Norfolk footprints - see the video

Ther discoveries at Happisburgh have excited some of the media. Here are two links to videos -

See also

and have a look at them in more detail below

Vespasian's Camp

The earthwork known as Vespasian's Camp, named after a Roman general, is situated on a hill with wide views over the surrounding countryside. It is a fine vantage point to see across the general Stonehenge landscape and the winding river Avon. The camp is actually an Iron Age hillfort and has been in private hands since the Tudor dissolution of the monasteries and great religious land holdings. Formerly, it was associated with an abbey.

One man view on fracking

At ... this is a geologist's take on the fracking issue and the wild publicity and propaganda he says is bandied around in order to create confusion. It is US focussed but the same applies over here in the UK.

Patrick McCafferty

What has Patrick McCafferty been up to since he gave a talk at an SIS meeting a few years ago? Well, he pops up as a co-author with Dallas Abbott in an article on Comet Halley -go to

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Dinosaur droppings - and the sea that covered half of Britain and lots of Europe

In the 19th century fertiliser was at a premium. Soot, bones, ashes, dung, maltings and various other things were tried in order to increase the productivity of soils. The most effective fertiliser was guano, bird droppings from S America (but it was highly prized by other nations and cost money to transport and was very expensive). Suffice to say that guano didn't appear on many farms over here - but something else did.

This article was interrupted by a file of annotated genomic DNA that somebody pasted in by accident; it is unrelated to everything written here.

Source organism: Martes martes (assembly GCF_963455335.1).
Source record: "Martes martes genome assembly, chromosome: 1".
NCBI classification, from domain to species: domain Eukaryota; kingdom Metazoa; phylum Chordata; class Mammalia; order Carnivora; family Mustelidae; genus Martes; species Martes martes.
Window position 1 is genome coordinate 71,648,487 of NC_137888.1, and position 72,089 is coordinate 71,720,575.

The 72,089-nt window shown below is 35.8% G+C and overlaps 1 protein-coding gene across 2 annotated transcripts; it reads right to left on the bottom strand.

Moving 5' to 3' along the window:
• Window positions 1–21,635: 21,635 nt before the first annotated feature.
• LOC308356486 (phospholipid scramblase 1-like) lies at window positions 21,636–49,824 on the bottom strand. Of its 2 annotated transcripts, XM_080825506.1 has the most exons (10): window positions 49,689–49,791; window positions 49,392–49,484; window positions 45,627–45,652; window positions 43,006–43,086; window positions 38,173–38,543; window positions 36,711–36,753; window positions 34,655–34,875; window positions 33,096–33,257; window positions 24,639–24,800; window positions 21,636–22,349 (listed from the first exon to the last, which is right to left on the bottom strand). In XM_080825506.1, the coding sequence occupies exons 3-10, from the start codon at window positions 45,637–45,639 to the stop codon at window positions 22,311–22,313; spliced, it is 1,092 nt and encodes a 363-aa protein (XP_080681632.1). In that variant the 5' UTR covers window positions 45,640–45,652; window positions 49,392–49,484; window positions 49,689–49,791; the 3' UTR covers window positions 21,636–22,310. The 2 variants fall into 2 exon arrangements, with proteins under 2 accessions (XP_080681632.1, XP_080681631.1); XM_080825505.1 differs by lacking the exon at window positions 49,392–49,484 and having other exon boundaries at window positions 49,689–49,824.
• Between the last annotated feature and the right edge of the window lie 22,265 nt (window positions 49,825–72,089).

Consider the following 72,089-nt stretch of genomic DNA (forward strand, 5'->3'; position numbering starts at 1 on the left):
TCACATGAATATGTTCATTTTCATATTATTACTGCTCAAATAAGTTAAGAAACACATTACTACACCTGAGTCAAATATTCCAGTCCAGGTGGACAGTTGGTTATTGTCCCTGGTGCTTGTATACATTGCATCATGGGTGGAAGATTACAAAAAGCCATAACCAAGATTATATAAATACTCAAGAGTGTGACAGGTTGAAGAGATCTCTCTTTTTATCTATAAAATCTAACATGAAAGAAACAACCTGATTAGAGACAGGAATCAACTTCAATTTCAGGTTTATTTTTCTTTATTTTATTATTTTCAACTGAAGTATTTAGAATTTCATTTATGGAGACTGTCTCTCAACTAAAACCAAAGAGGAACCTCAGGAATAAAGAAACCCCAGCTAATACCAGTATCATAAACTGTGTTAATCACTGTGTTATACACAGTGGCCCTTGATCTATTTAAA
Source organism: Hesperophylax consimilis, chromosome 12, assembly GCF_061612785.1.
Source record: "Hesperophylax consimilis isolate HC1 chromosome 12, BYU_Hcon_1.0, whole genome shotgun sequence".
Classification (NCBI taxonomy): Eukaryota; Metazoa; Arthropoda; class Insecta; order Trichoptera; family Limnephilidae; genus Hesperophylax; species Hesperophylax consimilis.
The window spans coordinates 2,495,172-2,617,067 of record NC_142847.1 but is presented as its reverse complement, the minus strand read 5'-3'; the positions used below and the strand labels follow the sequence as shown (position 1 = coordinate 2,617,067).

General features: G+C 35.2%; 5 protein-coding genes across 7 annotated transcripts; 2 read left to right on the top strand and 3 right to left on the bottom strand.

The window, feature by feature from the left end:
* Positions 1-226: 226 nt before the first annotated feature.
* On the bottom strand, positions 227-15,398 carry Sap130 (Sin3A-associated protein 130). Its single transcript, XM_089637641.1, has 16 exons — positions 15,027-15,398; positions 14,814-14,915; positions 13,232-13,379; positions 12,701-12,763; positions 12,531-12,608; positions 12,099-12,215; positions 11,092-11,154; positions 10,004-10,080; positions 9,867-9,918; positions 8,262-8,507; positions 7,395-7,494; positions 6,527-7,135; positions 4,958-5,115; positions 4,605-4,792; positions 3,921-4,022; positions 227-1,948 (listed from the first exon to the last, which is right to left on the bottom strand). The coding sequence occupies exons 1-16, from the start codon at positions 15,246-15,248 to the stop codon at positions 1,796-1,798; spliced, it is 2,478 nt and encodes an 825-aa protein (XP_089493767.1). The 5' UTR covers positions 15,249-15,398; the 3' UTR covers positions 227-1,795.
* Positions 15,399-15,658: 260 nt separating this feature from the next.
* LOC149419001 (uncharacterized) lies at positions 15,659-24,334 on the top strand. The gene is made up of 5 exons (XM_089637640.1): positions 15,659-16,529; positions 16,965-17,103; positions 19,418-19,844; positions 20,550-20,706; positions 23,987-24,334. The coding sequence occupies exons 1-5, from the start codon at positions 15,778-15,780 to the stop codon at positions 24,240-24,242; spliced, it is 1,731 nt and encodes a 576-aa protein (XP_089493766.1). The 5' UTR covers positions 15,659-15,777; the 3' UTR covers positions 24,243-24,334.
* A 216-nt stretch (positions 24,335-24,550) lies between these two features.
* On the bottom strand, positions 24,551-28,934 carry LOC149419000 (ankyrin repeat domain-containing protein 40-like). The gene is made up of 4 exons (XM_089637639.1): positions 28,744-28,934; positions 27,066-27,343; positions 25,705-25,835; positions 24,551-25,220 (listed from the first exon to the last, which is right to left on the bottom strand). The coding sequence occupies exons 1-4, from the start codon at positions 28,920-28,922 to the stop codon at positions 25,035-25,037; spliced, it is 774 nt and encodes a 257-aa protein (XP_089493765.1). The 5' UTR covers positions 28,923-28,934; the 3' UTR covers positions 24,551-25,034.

Beaker chaps and all that

There is an interesting article at the Daily Mail Online. It is featured  elsewhere but there are some nice images on the newspaper web site - and the link was sent in by Clark Whelton. He asked if the changes had anything to do with Julian Jaynes theory of the bicameral mind. This appears unlikely as it is genetics being referred to - a distinct modulation of the genetic signature of Europeans.

Torrential rains, floods, droughts, fire from the sky and the wrath of God

A post at ... is derived from Online Speigel and their review of a book, 'The Book of Miracles' (available via Amazon and other book shops) which is a collection of 16th century depictions of celestial phenomena and signs in the sky, or portents of doom. They were recently discovered but were made at Augsburg in Germany around 1552.

Tides wait for no weather

How can the Arctic get flushed with warmer latitude water every 18 years or so? This appears to have happened recently - so what mechanism could be at work?

According to EM Smith it is down to lunar effects, or tides - go to ... and that 18 year cycle gets, in turn, accelerated by luni-solar factors, every once in a while, producing bigger flushing out of the Arctic. The result is a range of tides from near zero to 50 feet - which is the point people get worried by sea floods.

Donald Patten

Donald W Patten, a geographer by training, was born in 1929 in Montana, not far from Glacier National Park. He died recently and will be buried on February 20th in Seattle. He leaves behind seven children, fifteen grandchildren, and twelve great grandchildren. He was the owner of Microfilm Service Co. and the Pacific Meridian Publishing Co. He had a lifelong history in ancient history, ancient literature, climatology, genetics, geography, geomorphology, mathematics and philosophy.

Wot a lotta ...

Sand, from Namibia ... courtesy of Gary Gilligan

How would a lump of sand like that, dumped in a catastrophe, look like in a geological bed?